Lacking Talent?

“The more I practice, the luckier I get.” Golfer Gary Player

man juggling booksIf you think about it, the first four sources of writer’s block in this series are somewhat intangible.

The fears of ridicule, failure, the unknown and success don’t really exist apart from in the so-afflicted writer’s head – and, more specifically, their heart and gut minds. They become ’real’ enough however when they block a writer’s creative flow.

On first sight, the next common cause of writer’s block, namely lack of talent, could be thought of as being more tangible. If you are no good at writing, people won’t read what you write, so there’s no point writing, right?

Well wrong! Any lack of talent is mainly, and firstly, a perception again in the mind of the writer. Like all perceptions, it is both relative and as imaginary as any fear. Also like many fears, this perception can be seeded by an unfavourably marked essay at school or, god forbid, a three star review (or less) on Amazon.

Nowadays too any perceived lack of talent runs deeper than our ability to write. Whether we publish through the traditional or indie route, we have to be talented at marketing too and with the way we utilise social media.

Modern day successful writers have a talent for self-promotion through blogging, podcasts, YouTube and the likes of Twitter and Pinterest. So the demands on such a ’wired-writer’ increase which may erect an insurmountable barrier to a budding author.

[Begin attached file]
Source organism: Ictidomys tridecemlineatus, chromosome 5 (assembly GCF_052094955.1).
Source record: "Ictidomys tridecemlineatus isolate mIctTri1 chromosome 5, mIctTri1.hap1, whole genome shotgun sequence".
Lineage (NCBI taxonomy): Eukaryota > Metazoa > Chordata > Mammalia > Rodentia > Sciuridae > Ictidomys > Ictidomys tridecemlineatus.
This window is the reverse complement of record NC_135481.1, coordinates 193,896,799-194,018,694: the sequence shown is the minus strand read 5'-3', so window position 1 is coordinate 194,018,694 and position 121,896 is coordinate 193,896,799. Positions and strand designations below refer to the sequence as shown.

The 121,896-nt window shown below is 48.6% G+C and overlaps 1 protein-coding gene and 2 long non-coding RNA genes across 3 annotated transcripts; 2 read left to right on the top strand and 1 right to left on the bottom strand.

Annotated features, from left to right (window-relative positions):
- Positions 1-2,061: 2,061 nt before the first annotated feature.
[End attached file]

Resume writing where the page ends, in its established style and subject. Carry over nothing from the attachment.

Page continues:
So how do we go about getting more talented? The answer is simple. Like any activity such as a sport, or playing a musical instrument, practice and immersion are the keys. In this way, we build unconscious competence in our art.

So my five top tips for becoming a more talented writer are:

1. Write at least 500 words a day (or two sides of paper) – see Julia Cameron’s ’Morning Pages’ for some more on this

2. Blog at least once a week

3. Tweet three times a day, but with care and craft at how you optimise the linguistic use of those 140 characters (ideally only use 100 so you can be re-tweeted!)

4. Make a point of thanking people who leave reviews – even not so good ones (there are ways if you don’t know them)

5. Take at least 5 minutes of ’me time’ out each day to be thankful for all the skills and gifts you do possess – and at least once a day make sure you use at least one of them – and use it wisely

Useful links

Series index
Julia Cameron’s Morning Pages
140 Characters: a style guide for the short form by Dom Sagolla